The M27 is based on the Heckler & Koch HK416, which in turn derives from the M4 carbine and Heckler & Koch G36.[20] It features a gas-operated short-stroke piston action with a rotating bolt. The free-floating barrel is surrounded by MIL-STD-1913 Picatinny rails for use with accessories and optics. The simpler gas-piston rifle system reduces the amount of time it takes to resolve malfunctions on the IAR compared with the M249.[13] The M27 is so similar to the standard M16A4 that its bolt carrier can fit into one and chamber a round. Conversely, an M16 bolt carrier cannot fit into an M27.[1] Alternate calibers other than 5.56 mm are being considered for the M27.[5]


The IAR will be distributed one per four-man fireteam, three per squad, 28 per company, 84 per infantry battalion, and 72 per Light Armored Reconnaissance Battalion,[21] with 4,476 total for the Marine Corps. Nine M249s will still be available per company in reserve.[13][18]


The M27 draws ammunition from a standard 30 round STANAG magazine. Due to its role, high capacity magazines of between 50 and 100 rounds are being explored.[13] The M27 has been successfully test fired with the Armatac SAW-MAG 150 round drum magazine.[22] The improved STANAG magazine with the tan-colored anti-tilt follower is favored over the previous version with the green follower because it can be inserted more easily and the anti-tilt follower can handle high rates of automatic fire with less chance of malfunction. While a rifleman normally carries seven 30-round magazines, an IAR gunner has to carry up to 16, and may carry as many as 21, due to its role and automatic rate of fire. The magazine well has a flared opening that aids in magazine insertion, but cannot be inserted with a PMAG 30 GEN M2 magazine due to the frontal plastic bevel on the PMAG.[1] Because the M27 cannot be fed from the widely used M2 PMAG magazines that M4s or M16 rifles in the squad could take, the Marines banned the polymer PMAG for issue on November 26, 2012 to prevent interchangeability issues.[23] In response, Magpul began the process of arranging verification and official testing for their newer PMAG 30 GEN M3 magazine, which is compatible with both the M27 and M16-series rifles.[24]


The M27 is essentially an HK416 D16.5RS with accessories required by the Marine Corps.[25] The standard optic is the Trijicon ACOG Squad Day Optic (SDO), officially designated the Sight Unit, SU-258/PVQ Squad Day Optic. It is a 3.5×35 machine gun optic that has a Ruggedized Miniature Reflex (RMR) sight screwed on top for close-quarters engagements under 100 meters. Created for the SAW, the day optic offers more magnification and longer eye relief than the ACOG Rifle Combat Optic (RCO) on M16s and M4s. The longer relief helps reduce injury risk from recoil.[1][18] It is issued with the Vickers Combat Applications sling and rail sling mounts, AIM Manta Rail Covers, Harris bipod, KAC backup iron sights, a foregrip, and bayonet lug.[26] The M27 initially had a Grip Pod, which is a foregrip with bipod legs inside, but it was later replaced by a separate foregrip and bipod.[5]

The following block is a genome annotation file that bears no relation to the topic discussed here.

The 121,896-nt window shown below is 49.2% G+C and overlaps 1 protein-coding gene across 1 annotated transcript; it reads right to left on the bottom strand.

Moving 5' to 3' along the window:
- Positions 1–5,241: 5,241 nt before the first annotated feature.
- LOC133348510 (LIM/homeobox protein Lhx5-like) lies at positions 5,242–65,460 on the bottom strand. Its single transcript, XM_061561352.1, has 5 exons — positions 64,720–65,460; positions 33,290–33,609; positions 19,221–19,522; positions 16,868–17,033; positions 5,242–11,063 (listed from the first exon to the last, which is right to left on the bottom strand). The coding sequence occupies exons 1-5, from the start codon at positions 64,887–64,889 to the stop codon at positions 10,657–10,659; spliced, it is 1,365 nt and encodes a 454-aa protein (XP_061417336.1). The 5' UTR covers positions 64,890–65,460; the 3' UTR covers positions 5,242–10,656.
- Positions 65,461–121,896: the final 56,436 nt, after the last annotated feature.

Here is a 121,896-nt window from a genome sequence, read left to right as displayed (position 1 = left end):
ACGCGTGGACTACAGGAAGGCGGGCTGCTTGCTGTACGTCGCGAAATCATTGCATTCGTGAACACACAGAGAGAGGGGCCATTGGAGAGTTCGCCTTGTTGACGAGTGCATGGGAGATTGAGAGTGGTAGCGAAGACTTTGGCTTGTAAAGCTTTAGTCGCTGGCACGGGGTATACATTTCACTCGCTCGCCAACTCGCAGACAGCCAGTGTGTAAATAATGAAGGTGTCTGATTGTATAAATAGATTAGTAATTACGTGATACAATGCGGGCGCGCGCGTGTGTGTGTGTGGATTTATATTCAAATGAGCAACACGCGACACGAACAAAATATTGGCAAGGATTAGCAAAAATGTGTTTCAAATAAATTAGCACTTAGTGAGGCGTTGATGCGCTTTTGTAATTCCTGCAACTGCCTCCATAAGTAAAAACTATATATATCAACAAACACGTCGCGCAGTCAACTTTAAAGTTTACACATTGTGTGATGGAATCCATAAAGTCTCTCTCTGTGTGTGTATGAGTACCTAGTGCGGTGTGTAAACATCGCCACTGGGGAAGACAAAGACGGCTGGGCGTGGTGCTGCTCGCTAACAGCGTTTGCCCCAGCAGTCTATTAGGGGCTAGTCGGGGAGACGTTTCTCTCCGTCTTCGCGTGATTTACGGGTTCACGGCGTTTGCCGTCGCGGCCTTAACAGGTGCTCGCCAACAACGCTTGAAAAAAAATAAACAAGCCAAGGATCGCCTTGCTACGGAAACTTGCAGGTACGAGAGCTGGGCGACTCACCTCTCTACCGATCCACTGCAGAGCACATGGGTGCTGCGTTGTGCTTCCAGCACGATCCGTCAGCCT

See also


  1. 1.0 1.1 1.2 1.3 1.4 M27 First Impressions -, 20 April 2013
  2. Lamothe, Dan (February 4, 2009). "Marines to test, evaluate 4 auto-rifle models". Marine Corps Times. Retrieved 2 July 2010. 
  3. 3.0 3.1 Cox, Matthew (September 15, 2008). "So long, SAW?". Marine Corps Times. Retrieved 2 July 2010. 
  4. "Corps to Replace SAW With Automatic Rifle". 2011. Retrieved 20 July 2011. 
  5. 5.0 5.1 5.2 5.3 5.4 5.5 5.6 From BAR to IAR – How the Marines Finally Got Their Infantry Automatic Rifle -, 20 November 2012
  6. "10—Non-developmental, 5.56mm, Infantry Automatic Rifle (IAR)". FedBizOpp. July 14, 2005. Retrieved 20 August 2010. 
  7. "M6A4". LWRC. 2009. Retrieved 2 July 2010. 
  8. "Opening Round". Retrieved 3 February 2011. 
  9. Crane, David (October 21, 2008). "GDATP IAR (Infantry Automatic Rifle)/Ultimax 100 MK5 LMG/SAW (Photos!)". Defense Review. Retrieved 2 July 2010. 
  10. Lamothe, Dan (December 4, 2009). "H&K is frontrunner in IAR competition". Marine Corps Times. Retrieved 16 December 2009. 
  11. Lamothe, Dan (December 3, 2009). "Corps chooses H&K to make SAW replacement". Marine Corps Times. Retrieved 20 August 2009. 
  12. Lamothe, Dan (July 2, 2010). "Conway eyes additional testing for auto-rifle". Marine Corps Times. Retrieved 2 July 2010. 
  13. 13.0 13.1 13.2 13.3 Marines swap firepower for accuracy with IAR -, June 29, 2011
  14. Lamothe, Dan (April 19, 2010). "Corps may field infantry auto-rifle this fall". Marine Corps Times. Retrieved 19 April 2010. 
  15. Lamothe, Dan (August 9, 2010). "SAW replacement set for real world testing". Marine Corps Times. Retrieved 10 August 2010. 
  16. "Infantry Automatic Rifle: Update on a Marine Corps Priority Weapon System". MCOTEA Journal. United States Marine Corps. August 2009. p. 9. Retrieved 27 October 2010. 
  17. "Corps to Replace SAW With Automatic Rifle". 2011. Retrieved 16 July 2011. 
  18. 18.0 18.1 18.2 IAR wins over skeptical Marine infantrymen -, 19 July 2011
  19. M249 Light Machine Gun: Endangered species for Marines in Afghanistan -, November 12, 2012
  20. Crane, David (December 4, 2009). "U.S. Marine Corps Selects Heckler & Koch Infantry Automatic Rifle (HK IAR) Candidate as Replacement for FN M249 SAW/LMG". Retrieved 20 August 2010. 
  21. M27 IAR -, May 16, 2012
  22. Armatac SAW-MAG for USMC’s HK M27 IAR -, June 8, 2010
  23. Marine Corps bans popular rifle magazines -, November 26, 2012
  24. Magpul speaks out on the Marine Corps polymer magazine ban - Militarytimes, November 30, 2012
  25. Breakdown: M27 IAR vs. HK416 -, October 24, 2011
  26. The U.S. Marine Corps’ New M27 IAR -, September 10, 2012